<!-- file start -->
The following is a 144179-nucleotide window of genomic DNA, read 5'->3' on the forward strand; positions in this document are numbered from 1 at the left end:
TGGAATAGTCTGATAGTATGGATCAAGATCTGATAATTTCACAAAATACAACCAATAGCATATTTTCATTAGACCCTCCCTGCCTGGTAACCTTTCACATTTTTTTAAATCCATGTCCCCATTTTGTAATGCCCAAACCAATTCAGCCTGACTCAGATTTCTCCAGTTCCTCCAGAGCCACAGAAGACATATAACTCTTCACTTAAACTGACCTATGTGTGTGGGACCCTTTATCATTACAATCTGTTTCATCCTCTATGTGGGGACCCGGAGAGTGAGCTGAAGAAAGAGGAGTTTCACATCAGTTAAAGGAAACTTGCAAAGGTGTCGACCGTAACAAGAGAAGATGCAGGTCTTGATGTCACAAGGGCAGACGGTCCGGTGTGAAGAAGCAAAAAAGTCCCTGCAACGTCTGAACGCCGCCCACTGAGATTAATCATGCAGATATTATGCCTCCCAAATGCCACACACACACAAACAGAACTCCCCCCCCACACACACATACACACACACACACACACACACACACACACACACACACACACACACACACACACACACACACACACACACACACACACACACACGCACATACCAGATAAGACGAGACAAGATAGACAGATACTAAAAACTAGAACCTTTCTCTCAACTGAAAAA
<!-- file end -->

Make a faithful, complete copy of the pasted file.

The following is a 144179-nucleotide window of genomic DNA, read 5'->3' on the forward strand; positions in this document are numbered from 1 at the left end:
TGGAATAGTCTGATAGTATGGATCAAGATCTGATAATTTCACAAAATACAACCAATAGCATATTTTCATTAGACCCTCCCTGCCTGGTAACCTTTCACATTTTTTTAAATCCATGTCCCCATTTTGTAATGCCCAAACCAATTCAGCCTGACTCAGATTTCTCCAGTTCCTCCAGAGCCACAGAAGACATATAACTCTTCACTTAAACTGACCTATGTGTGTGGGACCCTTTATCATTACAATCTGTTTCATCCTCTATGTGGGGACCCGGAGAGTGAGCTGAAGAAAGAGGAGTTTCACATCAGTTAAAGGAAACTTGCAAAGGTGTCGACCGTAACAAGAGAAGATGCAGGTCTTGATGTCACAAGGGCAGACGGTCCGGTGTGAAGAAGCAAAAAAGTCCCTGCAACGTCTGAACGCCGCCCACTGAGATTAATCATGCAGATATTATGCCTCCCAAATGCCACACACACACAAACAGAACTCCCCCCCCACACACACATACACACACACACACACACACACACACACACACACACACACACACACACACACACACACACACACACACACACACACACACACACGCACATACCAGATAAGACGAGACAAGATAGACAGATACTAAAAACTAGAACCTTTCTCTCAACTGAAAAA